This position on the field is a very important one, for on the activity and judgment of the Short Stop depends the greater part of the in-fielding. His duties are to stop all balls that come within his reach, and pass them to whatever base the striker may be running to-generally, however, the first base. In each case his arm must be sure, and the ball sent in swiftly, and rather low than high. He must back up the pitcher, and, when occasion requires, cover the third base when the catcher throws to it; also back up the second and third bases when the ball is thrown in from the field. He should be a fearless fielder, and ready and able to stop a swift ground-ball; and if he can throw swiftly and accurately, it would be as well to be a little deliberate in sending the ball to the first base, as it is better to be sure and just in time, than to risk a wild throw by being in too great a hurry. His position is generally in the center of the triangle formed by the second and third bases and the pitcher's position, but he should change it according to his knowledge of the striker's style of batting. He must also be on the alert to take foul balls on the bound that are missed on the fly by either the third baseman or pitcher, or indeed any other player he can get near enough to be effective in this respect. In doing this, however, he should be careful not to interfere with the fielder who is about catching the ball; so as to prevent him doing so, the catcher will call to that fielder who he thinks will best take a ball on the fly. An effective Short Stop and good first base player, especially if they are familiar with each other's play, will materially contribute to the successful result of a well-contested game.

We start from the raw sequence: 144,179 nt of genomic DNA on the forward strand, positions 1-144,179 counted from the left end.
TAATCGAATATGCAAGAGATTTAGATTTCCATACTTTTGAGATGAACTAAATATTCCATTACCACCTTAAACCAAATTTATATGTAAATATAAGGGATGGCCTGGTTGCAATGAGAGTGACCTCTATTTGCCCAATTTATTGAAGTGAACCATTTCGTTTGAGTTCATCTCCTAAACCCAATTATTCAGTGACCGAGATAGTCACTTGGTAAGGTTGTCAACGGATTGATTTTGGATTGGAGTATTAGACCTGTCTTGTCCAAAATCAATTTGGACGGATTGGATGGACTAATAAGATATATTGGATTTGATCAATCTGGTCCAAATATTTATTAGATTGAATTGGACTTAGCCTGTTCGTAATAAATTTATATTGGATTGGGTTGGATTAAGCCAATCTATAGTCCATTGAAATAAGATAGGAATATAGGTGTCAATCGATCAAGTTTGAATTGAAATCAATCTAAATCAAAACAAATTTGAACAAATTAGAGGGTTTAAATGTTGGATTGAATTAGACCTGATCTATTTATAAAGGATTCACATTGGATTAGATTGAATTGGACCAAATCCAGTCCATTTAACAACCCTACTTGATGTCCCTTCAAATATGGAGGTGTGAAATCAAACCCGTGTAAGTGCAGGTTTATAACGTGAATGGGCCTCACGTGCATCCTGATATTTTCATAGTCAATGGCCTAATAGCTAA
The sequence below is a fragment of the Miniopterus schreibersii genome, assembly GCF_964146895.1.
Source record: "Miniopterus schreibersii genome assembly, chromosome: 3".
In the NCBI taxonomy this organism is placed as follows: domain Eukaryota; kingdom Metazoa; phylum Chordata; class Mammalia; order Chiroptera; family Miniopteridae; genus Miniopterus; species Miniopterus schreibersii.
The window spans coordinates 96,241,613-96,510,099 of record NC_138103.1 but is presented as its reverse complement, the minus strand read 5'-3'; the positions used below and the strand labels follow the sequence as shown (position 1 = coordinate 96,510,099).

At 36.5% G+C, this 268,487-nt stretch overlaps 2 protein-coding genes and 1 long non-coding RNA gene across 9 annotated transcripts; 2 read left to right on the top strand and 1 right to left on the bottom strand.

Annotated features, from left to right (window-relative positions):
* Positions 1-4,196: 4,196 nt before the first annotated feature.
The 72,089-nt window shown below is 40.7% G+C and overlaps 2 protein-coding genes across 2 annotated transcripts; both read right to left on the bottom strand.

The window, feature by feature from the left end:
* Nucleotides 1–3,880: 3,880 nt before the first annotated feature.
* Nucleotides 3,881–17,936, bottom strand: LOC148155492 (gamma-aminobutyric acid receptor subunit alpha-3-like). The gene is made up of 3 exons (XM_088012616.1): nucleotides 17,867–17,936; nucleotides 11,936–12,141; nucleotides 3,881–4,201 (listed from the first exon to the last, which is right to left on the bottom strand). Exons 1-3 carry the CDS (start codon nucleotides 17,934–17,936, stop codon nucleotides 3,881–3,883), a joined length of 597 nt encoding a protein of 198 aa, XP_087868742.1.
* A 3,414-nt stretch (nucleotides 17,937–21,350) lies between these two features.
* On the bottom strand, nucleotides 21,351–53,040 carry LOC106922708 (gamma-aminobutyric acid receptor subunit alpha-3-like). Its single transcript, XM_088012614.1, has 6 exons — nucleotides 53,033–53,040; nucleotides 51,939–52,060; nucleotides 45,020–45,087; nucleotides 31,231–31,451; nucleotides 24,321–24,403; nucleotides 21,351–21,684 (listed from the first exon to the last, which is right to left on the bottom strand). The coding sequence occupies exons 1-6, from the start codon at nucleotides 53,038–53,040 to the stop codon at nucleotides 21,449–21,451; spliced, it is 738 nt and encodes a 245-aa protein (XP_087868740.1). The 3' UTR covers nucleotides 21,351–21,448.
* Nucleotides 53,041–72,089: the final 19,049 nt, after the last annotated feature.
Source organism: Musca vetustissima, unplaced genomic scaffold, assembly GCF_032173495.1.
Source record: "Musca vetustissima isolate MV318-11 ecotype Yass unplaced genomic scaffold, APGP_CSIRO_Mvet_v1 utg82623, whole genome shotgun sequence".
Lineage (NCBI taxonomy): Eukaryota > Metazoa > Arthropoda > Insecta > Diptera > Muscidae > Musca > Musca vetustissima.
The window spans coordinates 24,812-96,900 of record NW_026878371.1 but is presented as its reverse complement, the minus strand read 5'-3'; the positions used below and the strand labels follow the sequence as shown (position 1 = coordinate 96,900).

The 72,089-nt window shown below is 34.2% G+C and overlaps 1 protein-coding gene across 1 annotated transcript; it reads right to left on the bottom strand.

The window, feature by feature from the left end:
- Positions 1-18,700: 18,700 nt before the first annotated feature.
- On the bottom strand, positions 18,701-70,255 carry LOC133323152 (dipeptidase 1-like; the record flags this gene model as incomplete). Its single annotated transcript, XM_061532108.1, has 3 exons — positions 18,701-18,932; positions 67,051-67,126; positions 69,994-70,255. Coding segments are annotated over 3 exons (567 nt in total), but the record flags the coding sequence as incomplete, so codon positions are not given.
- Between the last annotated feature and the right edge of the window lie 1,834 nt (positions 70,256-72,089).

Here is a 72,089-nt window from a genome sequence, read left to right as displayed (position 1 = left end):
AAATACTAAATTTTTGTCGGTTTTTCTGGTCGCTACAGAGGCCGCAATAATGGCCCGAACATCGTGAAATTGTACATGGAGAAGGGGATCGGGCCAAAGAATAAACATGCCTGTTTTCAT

The First Baseman should play a little below his base and inside the line of the foul ball post, as he will then get within reach of balls that would otherwise pass him. The moment the ball is struck, and he finds that it does not come near him, he should promptly return to his base, and stand in readiness, with one foot on the base, to receive the ball from any player that may have fielded it. The striker can be put out at this base without being touched by the ball, provided the fielder, with the ball in hand, touches the base with any part of his person before the striker reaches it. The player will find it good practice to stand with one foot on the base, and see how far he can reach and take the ball from the fielder; this practice will prepare him for balls that are thrown short of the base. In the same manner he should learn to jump up and take high balls. This position requires the player filling it to be the very best of catchers, as he will be required to hold very swiftly-thrown balls. The moment he has held the ball he should promptly return it to the pitcher, or to either of the other bases a player is running to, as in some instances two and sometimes three players are put out by promptitude in this respect. For instance, we will suppose a player to be on each of the first, second, and third bases, and the striker hits the ball to short field, the latter sends it to First Base, (he should, however, send it to the catcher, that being the proper play), in time to cut off the striker running to it; the First Baseman seeing the player on the third base running home, immediately sends the ball to the catcher, who, in turn, sends it to the third base; and if this be done rapidly in each case, all three players will be put out, as it is only requisite, under such circumstances, for the ball to be held-not the player to be touched with it-for each player to be put out. Should, however, there only be players on the second and third bases when the striker is put out at the first, and the ball is sent to the catcher as above, and by him to the third baseman, it will be requisite that each player be touched with the ball, as in the first case they are forced from their bases, but in the latter they are not. We give this as an illustration of a very pretty point of the game. For the rule in reference to it, see Sections 15 and 16.